It is noted that as used in this application, terms such as “component,” “display,” “interface,” and the like are intended to refer to a computer-related entity, either hardware, a combination of hardware and software, software, or software in execution as applied to an automation system for industrial control. For example, a component may be, but is not limited to being, a process running on a processor, a processor, an object, an executable, a thread of execution, a program and a computer. By way of illustration, both an application running on a server and the server can be components. One or more components may reside within a process and/or thread of execution and a component may be localized on one computer and/or distributed between two or more computers, industrial controllers, and/or modules communicating therewith. Additionally, it is noted that as used in this application, terms such as “system user,” “user,” “operator” and the like are intended to refer to the person operating the computer-related entity referenced above.

As used herein, the term to “infer” or “inference” refer generally to the process of reasoning about or inferring states of the system, environment, user, and/or intent from a set of observations as captured via events and/or data. Captured data and events can include user data, device data, environment data, data from sensors, sensor data, application data, implicit and explicit data, etc. Inference can be employed to identify a specific context or action, or can generate a probability distribution over states, for example. The inference can be probabilistic, that is, the computation of a probability distribution over states of interest based on a consideration of data and events. Inference can also refer to techniques employed for composing higher-level events from a set of events and/or data. Such inference results in the construction of new events or actions from a set of observed events and/or stored event data, whether or not the events are correlated in close temporal proximity, and whether the events and data come from one or several event and data sources.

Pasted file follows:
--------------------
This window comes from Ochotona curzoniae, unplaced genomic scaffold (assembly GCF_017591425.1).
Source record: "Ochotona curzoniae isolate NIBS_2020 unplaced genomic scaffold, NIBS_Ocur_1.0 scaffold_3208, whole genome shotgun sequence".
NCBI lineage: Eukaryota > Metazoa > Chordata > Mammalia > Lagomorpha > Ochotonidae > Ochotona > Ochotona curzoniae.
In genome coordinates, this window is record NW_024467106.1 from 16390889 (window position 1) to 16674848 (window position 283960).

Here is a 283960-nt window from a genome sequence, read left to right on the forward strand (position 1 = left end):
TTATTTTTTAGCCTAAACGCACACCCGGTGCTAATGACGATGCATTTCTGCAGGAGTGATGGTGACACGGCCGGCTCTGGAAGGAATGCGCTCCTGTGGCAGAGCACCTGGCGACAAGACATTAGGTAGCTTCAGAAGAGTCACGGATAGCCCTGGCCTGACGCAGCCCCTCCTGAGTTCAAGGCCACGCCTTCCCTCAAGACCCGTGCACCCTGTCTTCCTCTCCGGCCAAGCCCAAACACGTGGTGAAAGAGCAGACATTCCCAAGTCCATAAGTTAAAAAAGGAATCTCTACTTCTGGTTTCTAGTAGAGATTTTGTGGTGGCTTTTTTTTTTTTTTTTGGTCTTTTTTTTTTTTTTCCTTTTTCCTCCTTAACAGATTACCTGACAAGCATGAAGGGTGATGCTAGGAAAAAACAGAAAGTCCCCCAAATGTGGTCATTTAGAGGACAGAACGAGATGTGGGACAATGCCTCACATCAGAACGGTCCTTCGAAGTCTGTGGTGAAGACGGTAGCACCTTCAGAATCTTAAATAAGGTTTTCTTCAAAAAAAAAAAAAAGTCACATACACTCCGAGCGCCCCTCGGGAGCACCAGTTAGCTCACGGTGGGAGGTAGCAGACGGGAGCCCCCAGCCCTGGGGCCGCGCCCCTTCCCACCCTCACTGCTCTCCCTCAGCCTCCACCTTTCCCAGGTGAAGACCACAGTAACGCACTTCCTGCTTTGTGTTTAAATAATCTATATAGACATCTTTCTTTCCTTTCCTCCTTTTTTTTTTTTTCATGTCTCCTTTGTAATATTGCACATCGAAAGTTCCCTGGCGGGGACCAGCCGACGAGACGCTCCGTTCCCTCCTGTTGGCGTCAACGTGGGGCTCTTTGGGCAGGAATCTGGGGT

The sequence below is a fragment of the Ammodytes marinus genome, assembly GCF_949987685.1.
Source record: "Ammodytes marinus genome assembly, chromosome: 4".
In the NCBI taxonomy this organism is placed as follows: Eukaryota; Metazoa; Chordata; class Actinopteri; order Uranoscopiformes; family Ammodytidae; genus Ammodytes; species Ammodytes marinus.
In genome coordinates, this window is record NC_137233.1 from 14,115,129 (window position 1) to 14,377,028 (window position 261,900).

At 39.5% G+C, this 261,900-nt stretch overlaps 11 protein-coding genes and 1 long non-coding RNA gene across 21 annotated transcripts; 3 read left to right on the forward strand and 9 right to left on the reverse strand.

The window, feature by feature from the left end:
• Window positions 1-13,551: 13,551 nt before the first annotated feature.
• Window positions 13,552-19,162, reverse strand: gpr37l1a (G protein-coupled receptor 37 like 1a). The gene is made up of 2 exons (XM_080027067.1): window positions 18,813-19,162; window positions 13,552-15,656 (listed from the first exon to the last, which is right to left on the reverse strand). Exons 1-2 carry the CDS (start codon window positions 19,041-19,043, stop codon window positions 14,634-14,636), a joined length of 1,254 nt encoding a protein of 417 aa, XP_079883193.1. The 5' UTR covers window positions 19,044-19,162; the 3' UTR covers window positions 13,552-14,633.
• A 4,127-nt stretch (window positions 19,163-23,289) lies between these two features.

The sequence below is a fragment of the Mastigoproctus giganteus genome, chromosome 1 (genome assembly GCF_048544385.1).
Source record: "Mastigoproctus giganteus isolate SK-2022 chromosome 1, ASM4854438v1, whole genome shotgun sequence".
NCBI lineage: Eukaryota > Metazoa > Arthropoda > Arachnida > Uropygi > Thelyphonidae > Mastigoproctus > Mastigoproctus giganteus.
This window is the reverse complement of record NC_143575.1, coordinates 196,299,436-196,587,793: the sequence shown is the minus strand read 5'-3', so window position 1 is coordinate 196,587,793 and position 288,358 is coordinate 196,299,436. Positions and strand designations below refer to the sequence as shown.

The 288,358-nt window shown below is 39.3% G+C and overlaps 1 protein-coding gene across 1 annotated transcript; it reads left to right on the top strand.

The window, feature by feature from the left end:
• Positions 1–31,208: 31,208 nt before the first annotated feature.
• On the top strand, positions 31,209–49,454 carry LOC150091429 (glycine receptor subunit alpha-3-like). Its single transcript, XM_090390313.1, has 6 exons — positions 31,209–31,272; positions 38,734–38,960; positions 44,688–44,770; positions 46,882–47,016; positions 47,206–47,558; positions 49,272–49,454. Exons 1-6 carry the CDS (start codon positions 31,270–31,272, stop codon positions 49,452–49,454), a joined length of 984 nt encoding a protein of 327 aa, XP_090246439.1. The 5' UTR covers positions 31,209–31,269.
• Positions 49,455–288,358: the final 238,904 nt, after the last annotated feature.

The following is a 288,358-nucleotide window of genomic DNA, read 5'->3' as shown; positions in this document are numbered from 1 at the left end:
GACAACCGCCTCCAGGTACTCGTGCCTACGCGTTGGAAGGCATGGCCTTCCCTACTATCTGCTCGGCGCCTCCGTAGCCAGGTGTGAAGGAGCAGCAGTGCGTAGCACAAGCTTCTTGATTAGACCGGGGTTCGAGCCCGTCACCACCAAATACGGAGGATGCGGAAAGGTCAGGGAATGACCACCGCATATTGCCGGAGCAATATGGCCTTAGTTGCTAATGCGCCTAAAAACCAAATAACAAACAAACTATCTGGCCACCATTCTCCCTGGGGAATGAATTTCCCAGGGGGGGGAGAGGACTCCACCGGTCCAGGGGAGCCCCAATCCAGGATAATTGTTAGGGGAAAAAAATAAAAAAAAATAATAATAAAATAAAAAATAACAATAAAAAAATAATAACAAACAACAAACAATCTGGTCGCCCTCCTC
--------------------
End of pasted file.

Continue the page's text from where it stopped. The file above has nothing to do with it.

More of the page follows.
It is also noted that the interfaces described herein can include a Graphical User Interface (GUI) to interact with the various components for providing industrial control information to users. This can include substantially any type of application that sends, retrieves, processes, and/or manipulates factory input data, receives, displays, formats, and/or communicates output data, and/or facilitates operation of the enterprise. For example, such interfaces can also be associated with an engine, editor tool or web browser although other type applications can be utilized. The GUI can include a display having one or more display objects (not shown) including such aspects as configurable icons, buttons, sliders, input boxes, selection options, menus, tabs and so forth having multiple configurable dimensions, shapes, colors, text, data and sounds to facilitate operations with the interfaces. In addition, the GUI can also include a plurality of other inputs or controls for adjusting and configuring one or more aspects. This can include receiving user commands from a mouse, keyboard, speech input, web site, remote web service and/or other device such as a camera or video input to affect or modify operations of the GUI.